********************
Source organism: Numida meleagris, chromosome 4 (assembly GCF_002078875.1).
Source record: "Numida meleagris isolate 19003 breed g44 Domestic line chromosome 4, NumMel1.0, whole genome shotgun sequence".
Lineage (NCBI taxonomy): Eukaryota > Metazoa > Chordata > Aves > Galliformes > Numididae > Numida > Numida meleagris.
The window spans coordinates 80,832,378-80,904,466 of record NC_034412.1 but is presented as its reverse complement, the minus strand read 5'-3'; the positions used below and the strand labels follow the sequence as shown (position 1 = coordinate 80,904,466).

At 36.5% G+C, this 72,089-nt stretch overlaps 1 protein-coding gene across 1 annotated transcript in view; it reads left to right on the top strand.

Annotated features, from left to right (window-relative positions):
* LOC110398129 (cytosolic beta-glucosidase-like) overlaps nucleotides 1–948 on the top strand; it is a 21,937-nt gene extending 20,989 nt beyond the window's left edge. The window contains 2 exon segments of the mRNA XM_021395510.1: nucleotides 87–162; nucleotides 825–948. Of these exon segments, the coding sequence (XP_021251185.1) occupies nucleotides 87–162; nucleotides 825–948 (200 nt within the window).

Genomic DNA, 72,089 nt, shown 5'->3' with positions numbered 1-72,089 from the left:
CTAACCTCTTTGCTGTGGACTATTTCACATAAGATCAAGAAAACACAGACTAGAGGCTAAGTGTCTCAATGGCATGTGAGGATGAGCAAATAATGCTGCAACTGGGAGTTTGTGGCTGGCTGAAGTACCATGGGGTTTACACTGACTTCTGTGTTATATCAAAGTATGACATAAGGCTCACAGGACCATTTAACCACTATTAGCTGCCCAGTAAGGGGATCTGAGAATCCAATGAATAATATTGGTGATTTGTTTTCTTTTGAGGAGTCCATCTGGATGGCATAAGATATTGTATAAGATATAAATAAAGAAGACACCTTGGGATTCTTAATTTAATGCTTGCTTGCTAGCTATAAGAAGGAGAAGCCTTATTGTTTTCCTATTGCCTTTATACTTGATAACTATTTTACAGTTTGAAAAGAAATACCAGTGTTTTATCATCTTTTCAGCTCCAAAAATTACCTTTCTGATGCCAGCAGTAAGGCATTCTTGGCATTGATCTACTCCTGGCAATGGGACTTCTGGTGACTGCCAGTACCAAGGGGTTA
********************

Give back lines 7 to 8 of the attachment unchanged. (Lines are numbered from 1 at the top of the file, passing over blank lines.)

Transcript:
* LOC110398129 (cytosolic beta-glucosidase-like) overlaps nucleotides 1–948 on the top strand; it is a 21,937-nt gene extending 20,989 nt beyond the window's left edge. The window contains 2 exon segments of the mRNA XM_021395510.1: nucleotides 87–162; nucleotides 825–948. Of these exon segments, the coding sequence (XP_021251185.1) occupies nucleotides 87–162; nucleotides 825–948 (200 nt within the window).

Genomic DNA, 72,089 nt, shown 5'->3' with positions numbered 1-72,089 from the left: